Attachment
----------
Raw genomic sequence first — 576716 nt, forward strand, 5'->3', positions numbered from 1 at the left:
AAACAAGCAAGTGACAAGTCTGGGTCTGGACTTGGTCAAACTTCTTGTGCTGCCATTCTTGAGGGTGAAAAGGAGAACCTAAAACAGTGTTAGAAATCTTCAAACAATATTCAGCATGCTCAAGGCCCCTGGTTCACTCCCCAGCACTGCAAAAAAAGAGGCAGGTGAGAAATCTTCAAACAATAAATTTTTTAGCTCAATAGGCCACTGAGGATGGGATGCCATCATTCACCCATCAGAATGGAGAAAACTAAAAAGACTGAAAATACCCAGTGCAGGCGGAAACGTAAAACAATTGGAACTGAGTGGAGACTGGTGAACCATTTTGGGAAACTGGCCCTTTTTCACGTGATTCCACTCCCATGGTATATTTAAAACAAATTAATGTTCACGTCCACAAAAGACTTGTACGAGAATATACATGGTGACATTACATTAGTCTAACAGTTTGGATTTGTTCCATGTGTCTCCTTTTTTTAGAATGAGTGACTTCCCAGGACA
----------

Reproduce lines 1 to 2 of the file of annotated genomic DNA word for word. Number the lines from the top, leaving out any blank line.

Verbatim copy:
Raw genomic sequence first — 576716 nt, forward strand, 5'->3', positions numbered from 1 at the left:
AAACAAGCAAGTGACAAGTCTGGGTCTGGACTTGGTCAAACTTCTTGTGCTGCCATTCTTGAGGGTGAAAAGGAGAACCTAAAACAGTGTTAGAAATCTTCAAACAATATTCAGCATGCTCAAGGCCCCTGGTTCACTCCCCAGCACTGCAAAAAAAGAGGCAGGTGAGAAATCTTCAAACAATAAATTTTTTAGCTCAATAGGCCACTGAGGATGGGATGCCATCATTCACCCATCAGAATGGAGAAAACTAAAAAGACTGAAAATACCCAGTGCAGGCGGAAACGTAAAACAATTGGAACTGAGTGGAGACTGGTGAACCATTTTGGGAAACTGGCCCTTTTTCACGTGATTCCACTCCCATGGTATATTTAAAACAAATTAATGTTCACGTCCACAAAAGACTTGTACGAGAATATACATGGTGACATTACATTAGTCTAACAGTTTGGATTTGTTCCATGTGTCTCCTTTTTTTAGAATGAGTGACTTCCCAGGACA